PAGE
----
IDEAS home Printed from https://ideas.repec.org/p/mia/wpaper/0703.html
   My bibliography  Save this paper

Per Unit Versus As Valorem Taxes Under Dynamic Monopoly

Author

Listed:
  • Luca Bossi

    () (Department of Economics, University of Miami)

Abstract

In the partial equilibrium framework of a static monopoly, ad valorem taxes always Pareto dominate per unit taxes. This paper shows that this result can actually be reversed in a dynamic framework where the government generates an exogenous stream of revenues through the taxation of commodities produced by a dynamic monopoly (i.e. a single producer facing dynamic demands for an intertemporal good). We show that per unit taxes Pareto dominate ad valorem taxes provided that the per period demands are relatively elastic. We provide a taxonomy concerning the Pareto dominance of the tax systems in this context and numerical examples that support our theoretical results.

Suggested Citation

  • Luca Bossi, 2007. "Per Unit Versus As Valorem Taxes Under Dynamic Monopoly," Working Papers 0703, University of Miami, Department of Economics.
  • Handle: RePEc:mia:wpaper:0703
    as

    Download full text from publisher

    To our knowledge, this item is not available for download. To find whether it is available, there are three options:
    1. Check below whether another version of this item is available online.
    2. Check on the provider's web page whether it is in fact available.
    3. Perform a search for a similarly titled item that would be available.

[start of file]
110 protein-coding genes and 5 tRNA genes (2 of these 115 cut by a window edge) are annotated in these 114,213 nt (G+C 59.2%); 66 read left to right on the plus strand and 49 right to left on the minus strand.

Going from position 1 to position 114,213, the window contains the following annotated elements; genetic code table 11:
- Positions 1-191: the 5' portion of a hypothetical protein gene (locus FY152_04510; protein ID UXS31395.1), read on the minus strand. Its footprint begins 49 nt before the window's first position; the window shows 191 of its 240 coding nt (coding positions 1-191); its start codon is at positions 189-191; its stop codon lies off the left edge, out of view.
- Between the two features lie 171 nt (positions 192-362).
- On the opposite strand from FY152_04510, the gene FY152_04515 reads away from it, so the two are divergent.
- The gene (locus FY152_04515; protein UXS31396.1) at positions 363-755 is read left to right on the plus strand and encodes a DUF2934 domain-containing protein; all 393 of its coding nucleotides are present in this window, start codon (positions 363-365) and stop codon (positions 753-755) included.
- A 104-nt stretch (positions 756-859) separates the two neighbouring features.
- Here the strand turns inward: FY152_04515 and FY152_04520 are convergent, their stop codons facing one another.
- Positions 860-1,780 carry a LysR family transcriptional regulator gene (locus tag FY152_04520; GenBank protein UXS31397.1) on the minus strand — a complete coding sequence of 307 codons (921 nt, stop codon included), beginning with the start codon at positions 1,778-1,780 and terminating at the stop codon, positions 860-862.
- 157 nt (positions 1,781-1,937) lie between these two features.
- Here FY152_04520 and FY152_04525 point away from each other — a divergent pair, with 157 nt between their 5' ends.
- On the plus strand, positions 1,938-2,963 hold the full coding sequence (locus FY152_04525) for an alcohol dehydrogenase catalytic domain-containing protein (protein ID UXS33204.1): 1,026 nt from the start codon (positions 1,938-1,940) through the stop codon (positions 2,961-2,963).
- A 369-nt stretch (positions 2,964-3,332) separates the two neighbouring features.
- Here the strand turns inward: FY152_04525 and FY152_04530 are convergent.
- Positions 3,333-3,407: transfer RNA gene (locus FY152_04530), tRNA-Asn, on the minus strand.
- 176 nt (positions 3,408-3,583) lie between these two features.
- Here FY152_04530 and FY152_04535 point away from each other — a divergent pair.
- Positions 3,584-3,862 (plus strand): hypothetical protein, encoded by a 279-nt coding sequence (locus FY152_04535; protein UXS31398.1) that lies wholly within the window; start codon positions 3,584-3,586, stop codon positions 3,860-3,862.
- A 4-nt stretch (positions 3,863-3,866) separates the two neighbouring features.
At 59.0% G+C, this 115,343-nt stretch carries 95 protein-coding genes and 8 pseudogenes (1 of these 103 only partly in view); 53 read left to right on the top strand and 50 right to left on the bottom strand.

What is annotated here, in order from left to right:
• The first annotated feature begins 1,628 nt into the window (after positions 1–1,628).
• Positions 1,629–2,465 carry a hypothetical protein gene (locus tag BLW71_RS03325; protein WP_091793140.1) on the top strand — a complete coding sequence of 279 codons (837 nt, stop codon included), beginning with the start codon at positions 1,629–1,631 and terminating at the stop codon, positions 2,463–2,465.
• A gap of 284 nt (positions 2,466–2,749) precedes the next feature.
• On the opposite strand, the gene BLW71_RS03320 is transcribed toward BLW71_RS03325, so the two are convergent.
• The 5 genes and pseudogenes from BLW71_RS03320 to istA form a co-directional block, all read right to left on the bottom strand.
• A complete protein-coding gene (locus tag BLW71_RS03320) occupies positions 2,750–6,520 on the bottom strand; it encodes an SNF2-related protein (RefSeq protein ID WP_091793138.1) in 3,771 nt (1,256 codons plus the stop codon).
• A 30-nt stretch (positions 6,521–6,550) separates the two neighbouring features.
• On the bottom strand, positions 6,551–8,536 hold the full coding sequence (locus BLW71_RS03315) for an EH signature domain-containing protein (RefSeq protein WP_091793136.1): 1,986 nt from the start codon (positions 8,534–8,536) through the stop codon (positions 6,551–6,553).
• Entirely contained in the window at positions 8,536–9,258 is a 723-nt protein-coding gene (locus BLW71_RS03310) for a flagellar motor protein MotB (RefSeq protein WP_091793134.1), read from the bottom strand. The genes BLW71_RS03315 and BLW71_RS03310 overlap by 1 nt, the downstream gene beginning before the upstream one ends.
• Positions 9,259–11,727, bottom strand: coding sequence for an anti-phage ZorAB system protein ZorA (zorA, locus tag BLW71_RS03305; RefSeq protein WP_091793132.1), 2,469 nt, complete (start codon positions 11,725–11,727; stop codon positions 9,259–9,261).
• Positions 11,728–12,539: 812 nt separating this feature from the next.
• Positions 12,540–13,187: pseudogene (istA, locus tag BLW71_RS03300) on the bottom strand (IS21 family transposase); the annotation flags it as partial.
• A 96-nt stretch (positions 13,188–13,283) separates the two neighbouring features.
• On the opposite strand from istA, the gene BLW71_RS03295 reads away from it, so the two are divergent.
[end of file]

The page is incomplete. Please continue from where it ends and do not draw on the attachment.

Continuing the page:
References listed on IDEAS

    as
    1. Delipalla, Sofia & Keen, Michael, 1992. "The comparison between ad valorem and specific taxation under imperfect competition," Journal of Public Economics, Elsevier, pages 351-367.
    2. Igal Hendel & Paolo Dudine & Alessandro Lizzeri, 2006. "Storable Good Monopoly: The Role of Commitment," American Economic Review, American Economic Association, pages 1706-1719.
    3. Driskill, Robert & McCafferty, Stephen, 2001. "Monopoly and Oligopoly Provision of Addictive Goods," International Economic Review, Department of Economics, University of Pennsylvania and Osaka University Institute of Social and Economic Research Association, vol. 42(1), pages 43-72, February.
    4. Paul Klemperer, 1995. "Competition when Consumers have Switching Costs: An Overview with Applications to Industrial Organization, Macroeconomics, and International Trade," Review of Economic Studies, Oxford University Press, vol. 62(4), pages 515-539.
    5. Michael Keen, 1998. "The balance between specific and ad valorem taxation," Fiscal Studies, Institute for Fiscal Studies, pages 1-37.
    6. Azariadis, Costas & Galasso, Vincenzo, 2002. "Fiscal Constitutions," Journal of Economic Theory, Elsevier, vol. 103(2), pages 255-281, April.
    7. Nancy L. Stokey, 1981. "Rational Expectations and Durable Goods Pricing," Bell Journal of Economics, The RAND Corporation, vol. 12(1), pages 112-128, Spring.
    8. Becker, Gary S & Murphy, Kevin M, 1988. "A Theory of Rational Addiction," Journal of Political Economy, University of Chicago Press, pages 675-700.